A new analysis of federal money that publicschools receive for low-income students shows that a record number of thenation’s school districts will receive less in the coming academic year thanthey did for the one just ended.
For the 2005-2006 school year, spending underthe Department of Education’s Title I program, which helps low-achievingchildren in high-poverty areas, is increasing by 3.2 percent, to $12.6billion. But because of populationshifts, growing numbers of poor children, newer census data and complexformulas that determine how the money is divided, more than two-thirds of thedistricts, or 8,843, will not receive as much financing as before.
The analysis, based on data from thedepartment, was made by the Center on Education Policy, a group advocating forpublic schools. A similar study by the group last year showed that 55 percentof the schools would receive less money than they did in the previous year.
“It’s an alarming number.” said Tom Fagan, aformer department official who conducted the analysis. “It’s clear that the amount of overallincrease is not keeping pace with the number of poor kids.”
Susan Aspey, a department spokeswoman,defended the spending levels for Title I, saying, “President Bush and Congresshave invested record amounts of funding to help the nation’s needieststudents.”
But Mr. Fagan said the increasing number ofdistricts that are losing money is making it harder for the schools to meet thegoals of the federal No Child Left Behind Act, the Bush administration’ssignature education program, which measures progress through annual tests inmath, reading and science. That isgiving critics of the program more grounds to accuse the administration of notsufficiently financing the program while demanding greater results.
Title I provides the largest component offinancing for No Child Left Behind.
“The federal government is concentrating moremoney in fewer districts,” said John F. Jennings, the president and chiefexecutive of the Center on Education Policy. “It means there is lots of anger and lots of tension. They’re asking usto do more and more with less and less.”
1. As itis indicated in the passage, the new analysis _______.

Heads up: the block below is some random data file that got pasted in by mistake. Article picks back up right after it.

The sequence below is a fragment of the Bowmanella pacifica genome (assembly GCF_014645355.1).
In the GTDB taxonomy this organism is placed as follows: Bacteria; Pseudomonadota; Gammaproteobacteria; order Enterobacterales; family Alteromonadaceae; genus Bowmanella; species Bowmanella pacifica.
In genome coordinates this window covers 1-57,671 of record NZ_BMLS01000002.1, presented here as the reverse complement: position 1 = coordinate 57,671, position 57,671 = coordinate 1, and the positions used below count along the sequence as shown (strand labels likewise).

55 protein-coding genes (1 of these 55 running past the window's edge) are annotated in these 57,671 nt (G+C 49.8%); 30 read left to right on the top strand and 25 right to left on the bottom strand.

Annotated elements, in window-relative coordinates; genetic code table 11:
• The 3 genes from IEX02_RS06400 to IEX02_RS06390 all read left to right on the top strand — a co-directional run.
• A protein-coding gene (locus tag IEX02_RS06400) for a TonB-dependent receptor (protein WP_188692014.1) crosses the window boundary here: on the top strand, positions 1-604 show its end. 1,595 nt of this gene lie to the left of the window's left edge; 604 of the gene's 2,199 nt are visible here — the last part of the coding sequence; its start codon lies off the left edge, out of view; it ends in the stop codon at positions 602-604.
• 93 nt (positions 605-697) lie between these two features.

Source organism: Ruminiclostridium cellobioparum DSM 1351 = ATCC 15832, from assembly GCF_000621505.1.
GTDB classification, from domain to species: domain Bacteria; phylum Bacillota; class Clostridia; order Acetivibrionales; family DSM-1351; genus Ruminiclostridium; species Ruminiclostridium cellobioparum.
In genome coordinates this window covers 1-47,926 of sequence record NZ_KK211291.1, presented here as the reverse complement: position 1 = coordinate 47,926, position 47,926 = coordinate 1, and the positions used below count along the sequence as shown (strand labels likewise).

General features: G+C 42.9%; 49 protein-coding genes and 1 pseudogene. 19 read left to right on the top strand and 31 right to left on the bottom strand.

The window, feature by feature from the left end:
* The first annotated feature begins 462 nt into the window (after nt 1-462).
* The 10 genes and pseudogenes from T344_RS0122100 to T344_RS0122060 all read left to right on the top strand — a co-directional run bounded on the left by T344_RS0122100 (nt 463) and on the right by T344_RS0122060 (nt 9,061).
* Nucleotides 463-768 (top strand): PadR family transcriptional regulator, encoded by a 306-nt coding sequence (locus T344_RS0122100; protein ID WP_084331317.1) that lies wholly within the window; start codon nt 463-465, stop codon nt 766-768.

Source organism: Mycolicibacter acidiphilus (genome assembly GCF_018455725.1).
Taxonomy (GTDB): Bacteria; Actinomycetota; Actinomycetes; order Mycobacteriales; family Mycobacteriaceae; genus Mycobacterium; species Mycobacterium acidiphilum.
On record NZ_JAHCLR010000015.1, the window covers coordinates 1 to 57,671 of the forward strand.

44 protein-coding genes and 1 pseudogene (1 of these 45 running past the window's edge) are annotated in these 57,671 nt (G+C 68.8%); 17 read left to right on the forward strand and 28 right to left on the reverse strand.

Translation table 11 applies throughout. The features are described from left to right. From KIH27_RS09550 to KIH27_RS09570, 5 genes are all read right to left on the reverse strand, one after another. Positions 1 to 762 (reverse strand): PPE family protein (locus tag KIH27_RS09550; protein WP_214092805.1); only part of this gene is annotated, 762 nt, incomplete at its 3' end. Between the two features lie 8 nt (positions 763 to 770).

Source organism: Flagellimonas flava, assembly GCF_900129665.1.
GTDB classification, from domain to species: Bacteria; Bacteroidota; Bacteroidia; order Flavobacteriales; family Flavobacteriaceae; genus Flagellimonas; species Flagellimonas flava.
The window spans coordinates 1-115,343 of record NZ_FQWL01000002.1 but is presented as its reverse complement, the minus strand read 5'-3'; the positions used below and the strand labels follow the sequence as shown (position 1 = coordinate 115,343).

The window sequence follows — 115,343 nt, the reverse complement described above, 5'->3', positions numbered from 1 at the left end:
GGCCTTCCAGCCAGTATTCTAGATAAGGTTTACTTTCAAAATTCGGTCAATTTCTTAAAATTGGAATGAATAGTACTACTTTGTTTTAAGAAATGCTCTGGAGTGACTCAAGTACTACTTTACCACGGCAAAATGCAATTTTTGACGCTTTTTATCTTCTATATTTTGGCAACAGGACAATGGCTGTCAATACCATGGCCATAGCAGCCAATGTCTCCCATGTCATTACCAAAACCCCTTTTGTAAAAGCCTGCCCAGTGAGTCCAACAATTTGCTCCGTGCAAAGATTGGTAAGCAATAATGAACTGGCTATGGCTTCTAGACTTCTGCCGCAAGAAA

A. studied the federal money spent onlow-income students
B. aimed at promoting the establishment ofmore public schools
C. showed that about half the schools wouldreceive less money
D. was conducted by the Department ofEducation’s Title 1 program
2. Whichof the following factors does NOT lead to the result that more than two-thirdsof the districts will get more poorly financed?
A. People often move from one place toanother.
B. There are more children from poorfamilies.
C. The way of distributing money has changed.
D. Spending under the Title I program decreased.
3. SusanAspey looks at the funding by the government with _______.
A. criticism B. consent
C. indifference D. expectation
4.According to Tom Fagan, ______.
A. the government has done its best tofinance the poor children
B. the goals of No Child Left Behind Act aredifficult to realize
C. the way of measuring progress by annualtests should be changed
D. the Bush government shouldn’t haveapproved the Title I program
5. Whenthe government concentrates more money in fewer districts, _______.
A. more poor children will get benefited
B. more public schools will have to be closed
C. it will arouse more people’sdissatisfaction
D. No Child Left Behind Act will be realizedsooner
1.[A] 事实细节题。本题考查长句的理解。从第1段首句中的“…of…”这一结构可知这个最新分析是要研究联邦政府资金问题的。在判断其他的选项时，理解好第3段第1句是关键，这是一个长句，中间插进了一个分词结构，最后是一个后置定语结构，理顺了语序后，就可理解选项B中aimedat的行为主体应为the Center on Education Policy，也可判断出这项最新分析是由the Center on Education Policy进行的，因此排除选项D，根据第3段最后一句，选项C中show的行为主体应为similar study。
3．[B]观点态度题。本题考查文章人物的观点。苏珊·阿斯贝的观点态度只能从第5段推断出，从这一段中的defended和record amount of funding可知她对教育部的拨款数是认同的。选项A和C都是贬义词，不可能表达她的观点；选项D虽是褒义词，但苏珊是在陈述已发生的事实。而不是发表对教育部的期望。
4．[B]推理判断题。本题考查复合句的理解。文中提及汤姆·法甘的看法有第4段和第6段。选项C最具干扰性，要排除这个干扰，关键是要理解第6段第1句中由which引导的非限制性定语从句的作用、这个从句是对前面“the Bush administration’s stgnatureeducation program”的附加事实信息，不属于汤姆·法甘的看法。